North to Seductive Savannah …

July 25, 2018

Seductive, captivating, beautiful, charming, endearing and elegant, entrancing, bewitched by a little voodoo here and there …

Yes, Savannah, Georgia is all this and more: hot, humid, muggy, sweaty. But… I’m just putting it out here, I love Savannah. Like I love Cumberland Island and my grands (sons, nephews, niece), just love it. It is filled with beauty: history (the standard and the shocking), splendid architecture, public sculpture, live oaks dripping Spanish moss, and built around twenty-four of the most beautiful garden squares ever. AND, not to forget friendly citizens who are exceedingly polite and quintessentially Southern. As in (and we heard each of these with our very own Yankee ears):

How are ya’? Well, gracious me! We’re fixin to right soon. How’s your momma? Y’all want sweet tea or that other?  I‘m just discombobulated with this heat. He just threw a hissy-fit over nothin’. Just stop fussin’ and get at it.

THIS is colorful language, without four letters.

Savannah is a southern city established in 1733 and later designed by British General James Ogelthorpe. He was assigned the duty of establishing a colony in Georgia (named for King George II) with the assistance of specially chosen, hard-working, “God-fearing farmers” (including many who met the criteria but were in English debtors’ prison).

The colony grew, eventually became a state, and here we are today. Savannah is the oldest city in Georgia and one of the oldest in the United States. She also has one of the nation’s largest National Historic Landmark districts. For this we are indebted to a group of civic-minded women in the 1950’s who refused to allow urban blight to take over (and had the resources and iron wills to make it happen). This protection has been lovingly and brilliantly continued. We are also indebted to Major General William Tecumseh Sherman (of Civil War fame) who captured Savannah but made a deliberate choice to spare her from his Yankee torch. Author David Morrissey calls this “a brutally romantic” part of Savannah’s long history. More about this later.

Isle of Hope Marina

Sunset over Savannah’s Isle of Hope Marina, Dejarlo’s home for eleven days. You can spot Dejarlo center-left with the green canvas. [Click on photo to enlarge.]

For the first time in our travels, we took a trolley tour overview of a city; our choice was Old Town Trolley Tours, though there are many others. Turned out to be a great idea which we’ll continue in other cities. Your decently-priced ticket entitles you to ten hours of on-off privileges, and you park gratis in the trolley parking lot. Gives you lots of time for Savannah food, too, and as a local writer reminds us, “It’s Savannah, the land of dishing the dirt and all things fried.” PS – Even vegetables, maybe especially vegetables. In addition, the trolley tour guides gush information and love for their city. They also suggested a visit to the Bonaventure Cemetery, now famous for a little voodoo in John Berendt’s non-fiction Midnight in the Garden of Good and Evil, a compelling book I missed reading when it was published twenty-four years ago! Bonaventure is a fascinating place, beautiful and historic, and it reminded us of St. Louis’s Bellefontaine Cemetery (where, incidentally, Major General Sherman is buried).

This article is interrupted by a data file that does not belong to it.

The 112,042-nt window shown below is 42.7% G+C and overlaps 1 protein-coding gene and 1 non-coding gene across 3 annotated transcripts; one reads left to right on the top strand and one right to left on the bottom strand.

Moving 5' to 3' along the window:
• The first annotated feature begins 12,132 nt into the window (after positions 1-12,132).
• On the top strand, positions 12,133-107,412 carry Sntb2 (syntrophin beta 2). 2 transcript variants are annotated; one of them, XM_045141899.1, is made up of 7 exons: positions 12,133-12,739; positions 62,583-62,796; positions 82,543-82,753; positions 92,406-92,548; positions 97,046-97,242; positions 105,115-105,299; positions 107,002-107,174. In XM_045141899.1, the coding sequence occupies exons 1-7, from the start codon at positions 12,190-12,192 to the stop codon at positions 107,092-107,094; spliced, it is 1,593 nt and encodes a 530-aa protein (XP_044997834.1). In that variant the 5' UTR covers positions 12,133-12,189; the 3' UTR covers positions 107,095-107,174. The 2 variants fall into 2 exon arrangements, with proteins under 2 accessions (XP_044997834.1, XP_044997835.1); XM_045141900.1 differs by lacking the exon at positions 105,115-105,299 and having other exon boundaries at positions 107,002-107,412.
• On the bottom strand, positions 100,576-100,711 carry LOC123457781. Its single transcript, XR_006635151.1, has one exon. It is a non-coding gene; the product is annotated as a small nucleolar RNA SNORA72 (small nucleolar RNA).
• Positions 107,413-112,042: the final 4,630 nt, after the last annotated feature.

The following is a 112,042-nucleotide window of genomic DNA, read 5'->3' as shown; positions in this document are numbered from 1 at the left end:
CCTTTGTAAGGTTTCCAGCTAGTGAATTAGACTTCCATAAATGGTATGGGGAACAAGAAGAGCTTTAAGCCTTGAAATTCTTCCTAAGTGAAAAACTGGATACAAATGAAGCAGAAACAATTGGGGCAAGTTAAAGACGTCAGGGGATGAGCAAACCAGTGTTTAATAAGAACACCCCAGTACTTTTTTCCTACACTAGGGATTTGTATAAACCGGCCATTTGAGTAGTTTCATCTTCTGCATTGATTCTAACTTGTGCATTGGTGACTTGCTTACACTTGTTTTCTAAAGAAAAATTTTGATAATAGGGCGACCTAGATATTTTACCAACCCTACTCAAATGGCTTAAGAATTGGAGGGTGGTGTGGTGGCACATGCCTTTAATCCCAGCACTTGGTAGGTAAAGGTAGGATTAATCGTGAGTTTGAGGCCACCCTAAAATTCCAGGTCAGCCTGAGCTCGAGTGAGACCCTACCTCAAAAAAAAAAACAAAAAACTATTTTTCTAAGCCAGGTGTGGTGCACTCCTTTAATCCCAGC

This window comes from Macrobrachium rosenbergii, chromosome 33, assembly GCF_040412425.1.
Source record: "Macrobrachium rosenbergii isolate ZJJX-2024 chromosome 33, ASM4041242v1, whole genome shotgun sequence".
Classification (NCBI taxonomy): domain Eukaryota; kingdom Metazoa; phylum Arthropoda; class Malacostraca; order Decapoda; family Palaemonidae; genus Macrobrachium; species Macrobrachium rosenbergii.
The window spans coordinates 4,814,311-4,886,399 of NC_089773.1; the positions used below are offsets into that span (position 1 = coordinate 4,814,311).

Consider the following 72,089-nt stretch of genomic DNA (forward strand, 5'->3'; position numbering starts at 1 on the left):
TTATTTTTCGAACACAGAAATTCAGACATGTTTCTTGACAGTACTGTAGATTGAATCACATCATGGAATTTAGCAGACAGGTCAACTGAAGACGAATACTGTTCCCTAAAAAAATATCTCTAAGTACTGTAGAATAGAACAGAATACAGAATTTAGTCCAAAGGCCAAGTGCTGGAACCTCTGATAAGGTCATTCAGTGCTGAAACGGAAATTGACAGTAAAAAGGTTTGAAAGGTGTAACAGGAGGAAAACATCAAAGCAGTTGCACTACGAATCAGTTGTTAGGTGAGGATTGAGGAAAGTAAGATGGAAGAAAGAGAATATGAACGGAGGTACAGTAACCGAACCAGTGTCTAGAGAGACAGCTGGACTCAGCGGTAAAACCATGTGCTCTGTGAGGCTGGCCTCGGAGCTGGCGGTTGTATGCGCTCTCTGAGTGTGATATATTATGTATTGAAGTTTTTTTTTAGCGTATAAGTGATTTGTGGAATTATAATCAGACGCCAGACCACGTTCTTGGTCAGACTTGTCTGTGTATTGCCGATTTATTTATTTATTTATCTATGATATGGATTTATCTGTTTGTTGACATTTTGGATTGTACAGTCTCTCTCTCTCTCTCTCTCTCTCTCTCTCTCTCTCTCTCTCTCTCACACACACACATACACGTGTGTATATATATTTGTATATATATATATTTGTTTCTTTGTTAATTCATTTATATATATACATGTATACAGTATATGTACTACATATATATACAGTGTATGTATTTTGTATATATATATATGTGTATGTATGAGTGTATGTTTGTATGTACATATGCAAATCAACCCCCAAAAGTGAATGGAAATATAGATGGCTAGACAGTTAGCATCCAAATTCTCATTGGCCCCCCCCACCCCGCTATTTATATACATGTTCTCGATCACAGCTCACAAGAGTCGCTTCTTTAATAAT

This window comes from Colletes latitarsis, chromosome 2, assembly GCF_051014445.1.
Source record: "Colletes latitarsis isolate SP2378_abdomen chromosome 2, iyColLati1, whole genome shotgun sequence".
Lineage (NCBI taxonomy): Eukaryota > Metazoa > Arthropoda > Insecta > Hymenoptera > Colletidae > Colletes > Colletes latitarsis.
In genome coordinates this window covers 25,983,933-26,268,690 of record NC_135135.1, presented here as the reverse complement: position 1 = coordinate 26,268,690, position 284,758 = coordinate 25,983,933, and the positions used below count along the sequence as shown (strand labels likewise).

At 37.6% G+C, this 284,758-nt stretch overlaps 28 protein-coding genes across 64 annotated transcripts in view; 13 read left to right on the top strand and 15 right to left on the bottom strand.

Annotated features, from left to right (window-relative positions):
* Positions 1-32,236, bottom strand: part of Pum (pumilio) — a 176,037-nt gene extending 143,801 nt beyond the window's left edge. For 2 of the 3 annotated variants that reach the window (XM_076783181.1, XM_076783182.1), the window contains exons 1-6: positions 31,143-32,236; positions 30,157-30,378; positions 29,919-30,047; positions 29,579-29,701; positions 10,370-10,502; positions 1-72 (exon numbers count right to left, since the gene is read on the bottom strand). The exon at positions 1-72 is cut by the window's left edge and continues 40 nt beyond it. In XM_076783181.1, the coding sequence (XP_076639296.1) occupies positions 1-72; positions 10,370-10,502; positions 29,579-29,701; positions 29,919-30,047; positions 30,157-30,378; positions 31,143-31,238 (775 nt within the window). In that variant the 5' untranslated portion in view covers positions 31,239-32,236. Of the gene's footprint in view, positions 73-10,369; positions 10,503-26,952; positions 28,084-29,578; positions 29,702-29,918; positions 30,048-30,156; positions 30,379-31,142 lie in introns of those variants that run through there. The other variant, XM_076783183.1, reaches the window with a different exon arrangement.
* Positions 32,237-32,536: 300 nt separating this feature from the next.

And speaking of the Major General, Sherman had intended to include Savannah in his famous/infamous “March to the Sea” with his still controversial scorched earth policy. It is reported that when he captured Savannah, he was so taken with her beauty, that he did not destroy her. He had been out of touch with Washington, DC for nearly six weeks when President Abraham Lincoln received this telegram on December 22, 1864: “I beg to present to you as a Christmas gift, the city of Savannah.” This telegram was a huge relief to the President who immediately responded: “Many, many thanks for your Christmas gift-the capture of Savannah.”

The Civil War ended officially several months later.

Here are some images from our trip up to Savannah:


Morning coffee and a careful study of the navigation charts and tide tables in preparation for the day's run up the ICW.


We're up this morning at 5 am and pulling up anchor by 6 am to traverse the shallow "Hell Gate" passage just south of Savannah while the tide is still high.


It's still pretty dark, requiring a head lamp.


And it's chilly!


Lobster boats.


... and more lobster boats.


... and war ships in dry dock.


Hand launching and retrieving the drone from the deck of Dejarlo for some aerial shots.


There's lots of wildlife along the ICW.


A visit to the famed Bonaventure Cemetery.


Johnny Mercer's grave site.


A visit to the Wormsloe plantation built in 1733.


... with quite the driveway!


We're always on the lookout for another beautiful sunset, and rarely disappointed.

  1. Reply

    Sister Mickey

    July 26, 2018

    1. … I don’t think you should sail (or motor) in the dark.
    2. … lobster … yum
    3. … thanks for the history!
    4. … you shouldn’t be cold sitting next to magma.

  2. Reply

    Jane Batts

    July 26, 2018

    Well, as an old classmate of John’s I love reading your sojourn. You two sailors have some serious literary skills…. it is fun to follow along with your adventures! This one I loved, as I have been a southern girl for many years. Ya’all be safe and bless your hearts ! 🙂

    • Reply

      John & Jane

      July 26, 2018

      Southern? I guess so. But I bet you’ve still got a Mattoon sweatshirt stashed away somewhere. -John